With judicious selection of parameters, computed tomography can provide high precision density data. Such data can lead to a non-destructive determination of the phases and phase distribution within large solid objects. Of particular interest is the structure of the Mundrabilla meteorite, which has 25 volumes, percent of a sulfide within a metallic meteorite. 3D digital imaging has enabled a quantitative evaluation of the distribution and contiguity of the phases to be determined.

  5. Comparison of traditional methods with 3D computer models in the instruction of hepatobiliary anatomy.

    PubMed

    Keedy, Alexander W; Durack, Jeremy C; Sandhu, Parmbir; Chen, Eric M; O'Sullivan, Patricia S; Breiman, Richard S

    2011-01-01

    This study was designed to determine whether an interactive three-dimensional presentation depicting liver and biliary anatomy is more effective for teaching medical students than a traditional textbook format presentation of the same material. Forty-six medical students volunteered for participation in this study. Baseline demographic information, spatial ability, and knowledge of relevant anatomy were measured. Participants were randomized into two groups and presented with a computer-based interactive learning module comprised of animations and still images to highlight various anatomical structures (3D group), or a computer-based text document containing the same images and text without animation or interactive features (2D group). Following each teaching module, students completed a satisfaction survey and nine-item anatomic knowledge post-test. The 3D group scored higher on the post-test than the 2D group, with a mean score of 74% and 64%, respectively; however, when baseline differences in pretest scores were accounted for, this difference was not statistically significant (P = 0.33). Spatial ability did not statistically significantly correlate with post-test scores for the 3D group or the 2D group. In the post-test satisfaction survey the 3D group expressed a statistically significantly higher overall satisfaction rating compared to students in the 2D control group (4.5 versus 3.7 out of 5, P = 0.02). While the interactive 3D multimedia module received higher satisfaction ratings from students, it neither enhanced nor inhibited learning of complex hepatobiliary anatomy compared to an informationally equivalent traditional textbook style approach. .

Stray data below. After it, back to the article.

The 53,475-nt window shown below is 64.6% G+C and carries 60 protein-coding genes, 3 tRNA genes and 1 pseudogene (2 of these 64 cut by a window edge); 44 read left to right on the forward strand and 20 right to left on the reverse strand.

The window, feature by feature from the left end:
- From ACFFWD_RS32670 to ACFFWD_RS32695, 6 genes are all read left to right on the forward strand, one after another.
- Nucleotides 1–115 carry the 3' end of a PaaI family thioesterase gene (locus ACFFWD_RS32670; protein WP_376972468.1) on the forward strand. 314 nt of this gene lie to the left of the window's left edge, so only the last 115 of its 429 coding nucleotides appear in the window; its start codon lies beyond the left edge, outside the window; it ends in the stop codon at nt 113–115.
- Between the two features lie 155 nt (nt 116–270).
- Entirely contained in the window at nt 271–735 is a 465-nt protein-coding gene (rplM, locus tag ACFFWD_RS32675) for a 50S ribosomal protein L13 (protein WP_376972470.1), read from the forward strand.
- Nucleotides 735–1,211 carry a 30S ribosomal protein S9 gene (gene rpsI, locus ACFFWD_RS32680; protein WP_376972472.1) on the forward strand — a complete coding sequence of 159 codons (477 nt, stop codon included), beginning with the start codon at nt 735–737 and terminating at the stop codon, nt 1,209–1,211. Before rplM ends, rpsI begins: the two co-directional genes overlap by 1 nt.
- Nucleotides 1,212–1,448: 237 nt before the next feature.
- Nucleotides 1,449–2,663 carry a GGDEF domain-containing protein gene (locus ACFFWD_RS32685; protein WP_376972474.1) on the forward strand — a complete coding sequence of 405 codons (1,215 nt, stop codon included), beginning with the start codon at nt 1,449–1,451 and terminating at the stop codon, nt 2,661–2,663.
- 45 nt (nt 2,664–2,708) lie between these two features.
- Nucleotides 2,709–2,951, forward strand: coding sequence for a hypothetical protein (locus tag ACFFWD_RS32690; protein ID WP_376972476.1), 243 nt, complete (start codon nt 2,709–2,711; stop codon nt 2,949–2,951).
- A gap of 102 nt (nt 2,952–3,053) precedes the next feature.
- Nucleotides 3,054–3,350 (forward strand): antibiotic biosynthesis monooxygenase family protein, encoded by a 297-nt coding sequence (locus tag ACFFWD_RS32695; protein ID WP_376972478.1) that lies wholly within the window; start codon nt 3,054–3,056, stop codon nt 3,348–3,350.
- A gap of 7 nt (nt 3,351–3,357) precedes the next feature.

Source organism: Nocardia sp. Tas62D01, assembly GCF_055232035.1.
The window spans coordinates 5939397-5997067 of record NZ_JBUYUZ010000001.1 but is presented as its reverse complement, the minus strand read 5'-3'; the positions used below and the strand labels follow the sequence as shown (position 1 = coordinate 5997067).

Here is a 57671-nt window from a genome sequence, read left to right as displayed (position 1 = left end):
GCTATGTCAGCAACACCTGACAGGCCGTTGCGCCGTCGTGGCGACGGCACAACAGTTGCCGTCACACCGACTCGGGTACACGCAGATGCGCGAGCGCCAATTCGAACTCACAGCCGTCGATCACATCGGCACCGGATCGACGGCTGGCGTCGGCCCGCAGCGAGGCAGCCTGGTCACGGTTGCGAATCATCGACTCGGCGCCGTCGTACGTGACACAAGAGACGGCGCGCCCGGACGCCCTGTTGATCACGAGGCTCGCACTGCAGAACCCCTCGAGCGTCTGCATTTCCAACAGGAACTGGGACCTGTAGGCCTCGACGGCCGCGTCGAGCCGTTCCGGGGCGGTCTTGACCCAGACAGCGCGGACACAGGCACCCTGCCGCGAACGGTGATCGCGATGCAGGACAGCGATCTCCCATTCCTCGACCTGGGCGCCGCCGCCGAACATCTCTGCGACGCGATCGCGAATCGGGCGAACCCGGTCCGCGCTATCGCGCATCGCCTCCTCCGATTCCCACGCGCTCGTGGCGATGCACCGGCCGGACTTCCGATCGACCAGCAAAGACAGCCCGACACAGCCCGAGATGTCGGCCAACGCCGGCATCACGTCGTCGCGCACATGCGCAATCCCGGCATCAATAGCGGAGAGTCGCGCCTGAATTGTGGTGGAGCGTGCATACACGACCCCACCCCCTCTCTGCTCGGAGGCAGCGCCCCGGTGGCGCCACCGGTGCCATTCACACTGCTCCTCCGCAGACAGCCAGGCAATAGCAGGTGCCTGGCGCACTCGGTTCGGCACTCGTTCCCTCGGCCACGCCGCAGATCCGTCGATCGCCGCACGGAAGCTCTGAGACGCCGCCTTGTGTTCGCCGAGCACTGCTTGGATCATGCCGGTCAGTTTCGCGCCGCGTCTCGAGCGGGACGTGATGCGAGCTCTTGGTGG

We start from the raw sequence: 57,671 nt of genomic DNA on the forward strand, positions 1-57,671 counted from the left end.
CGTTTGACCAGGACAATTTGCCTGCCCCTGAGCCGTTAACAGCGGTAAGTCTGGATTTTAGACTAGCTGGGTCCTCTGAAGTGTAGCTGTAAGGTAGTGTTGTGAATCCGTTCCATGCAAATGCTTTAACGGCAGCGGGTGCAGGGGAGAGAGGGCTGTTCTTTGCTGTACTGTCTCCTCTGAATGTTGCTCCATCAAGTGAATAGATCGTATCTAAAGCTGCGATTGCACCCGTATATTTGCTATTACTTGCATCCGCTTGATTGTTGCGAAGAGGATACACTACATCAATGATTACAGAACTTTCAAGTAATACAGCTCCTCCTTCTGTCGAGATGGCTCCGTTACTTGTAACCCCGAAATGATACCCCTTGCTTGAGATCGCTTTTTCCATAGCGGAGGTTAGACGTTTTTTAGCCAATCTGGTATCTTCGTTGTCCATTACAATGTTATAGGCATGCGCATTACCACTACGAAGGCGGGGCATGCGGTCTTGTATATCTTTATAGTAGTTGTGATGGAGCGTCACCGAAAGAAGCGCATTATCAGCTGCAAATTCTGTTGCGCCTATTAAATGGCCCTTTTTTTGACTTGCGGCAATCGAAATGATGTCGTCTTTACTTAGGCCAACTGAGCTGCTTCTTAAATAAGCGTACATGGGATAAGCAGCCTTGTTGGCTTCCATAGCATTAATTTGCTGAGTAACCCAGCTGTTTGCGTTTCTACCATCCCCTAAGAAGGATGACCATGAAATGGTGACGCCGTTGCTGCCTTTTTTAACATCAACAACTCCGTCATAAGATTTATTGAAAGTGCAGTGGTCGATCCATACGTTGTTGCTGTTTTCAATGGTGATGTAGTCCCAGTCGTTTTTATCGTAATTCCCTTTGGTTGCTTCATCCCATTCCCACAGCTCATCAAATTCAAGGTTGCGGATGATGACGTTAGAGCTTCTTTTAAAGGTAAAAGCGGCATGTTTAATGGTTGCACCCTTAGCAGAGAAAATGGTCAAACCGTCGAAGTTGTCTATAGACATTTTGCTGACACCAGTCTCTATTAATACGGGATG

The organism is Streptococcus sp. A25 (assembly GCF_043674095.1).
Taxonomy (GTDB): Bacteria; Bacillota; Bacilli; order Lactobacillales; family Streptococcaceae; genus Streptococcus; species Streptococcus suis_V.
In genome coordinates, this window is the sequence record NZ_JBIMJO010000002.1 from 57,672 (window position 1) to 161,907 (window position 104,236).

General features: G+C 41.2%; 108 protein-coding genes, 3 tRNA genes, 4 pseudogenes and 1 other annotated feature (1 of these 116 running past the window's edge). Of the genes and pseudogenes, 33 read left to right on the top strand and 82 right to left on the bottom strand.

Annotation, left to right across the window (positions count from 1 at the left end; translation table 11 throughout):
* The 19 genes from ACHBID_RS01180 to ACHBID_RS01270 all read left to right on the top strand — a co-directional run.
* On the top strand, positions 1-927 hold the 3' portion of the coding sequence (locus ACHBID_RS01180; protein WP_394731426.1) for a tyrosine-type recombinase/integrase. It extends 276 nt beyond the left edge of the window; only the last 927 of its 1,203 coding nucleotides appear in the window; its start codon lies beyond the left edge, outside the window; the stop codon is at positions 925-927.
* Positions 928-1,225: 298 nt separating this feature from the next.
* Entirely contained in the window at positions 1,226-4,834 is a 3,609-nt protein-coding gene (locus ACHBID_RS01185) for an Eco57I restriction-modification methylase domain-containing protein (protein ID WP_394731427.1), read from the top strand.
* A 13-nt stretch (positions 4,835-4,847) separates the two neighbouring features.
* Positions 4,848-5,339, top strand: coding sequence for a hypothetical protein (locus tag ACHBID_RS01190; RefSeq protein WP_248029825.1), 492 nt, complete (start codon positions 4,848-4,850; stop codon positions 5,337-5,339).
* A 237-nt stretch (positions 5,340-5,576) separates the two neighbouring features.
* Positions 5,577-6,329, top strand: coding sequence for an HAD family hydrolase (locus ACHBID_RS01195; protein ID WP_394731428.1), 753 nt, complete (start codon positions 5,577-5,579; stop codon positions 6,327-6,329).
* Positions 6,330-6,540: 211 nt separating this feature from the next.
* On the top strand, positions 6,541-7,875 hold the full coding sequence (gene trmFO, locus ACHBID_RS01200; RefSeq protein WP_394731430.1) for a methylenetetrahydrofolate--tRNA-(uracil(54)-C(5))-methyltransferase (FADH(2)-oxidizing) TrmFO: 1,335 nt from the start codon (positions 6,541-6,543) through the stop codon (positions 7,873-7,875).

6. Computer assisted 3D pre-operative planning tool for femur fracture orthopedic surgery

    NASA Astrophysics Data System (ADS)

    Gamage, Pavan; Xie, Sheng Quan; Delmas, Patrice; Xu, Wei Liang

    2010-02-01

    Femur shaft fractures are caused by high impact injuries and can affect gait functionality if not treated correctly. Until recently, the pre-operative planning for femur fractures has relied on two-dimensional (2D) radiographs, light boxes, tracing paper, and transparent bone templates. The recent availability of digital radiographic equipment has to some extent improved the workflow for preoperative planning. Nevertheless, imaging is still in 2D X-rays and planning/simulation tools to support fragment manipulation and implant selection are still not available. Direct three-dimensional (3D) imaging modalities such as Computed Tomography (CT) are also still restricted to a minority of complex orthopedic procedures. This paper proposes a software tool which allows orthopedic surgeons to visualize, diagnose, plan and simulate femur shaft fracture reduction procedures in 3D. The tool utilizes frontal and lateral 2D radiographs to model the fracture surface, separate a generic bone into the two fractured fragments, identify the pose of each fragment, and automatically customize the shape of the bone. The use of 3D imaging allows full spatial inspection of the fracture providing different views through the manipulation of the interactively reconstructed 3D model, and ultimately better pre-operative planning.

  7. CELSS-3D: a broad computer model simulating a controlled ecological life support system.

    PubMed

    Schneegurt, M A; Sherman, L A

    1997-01-01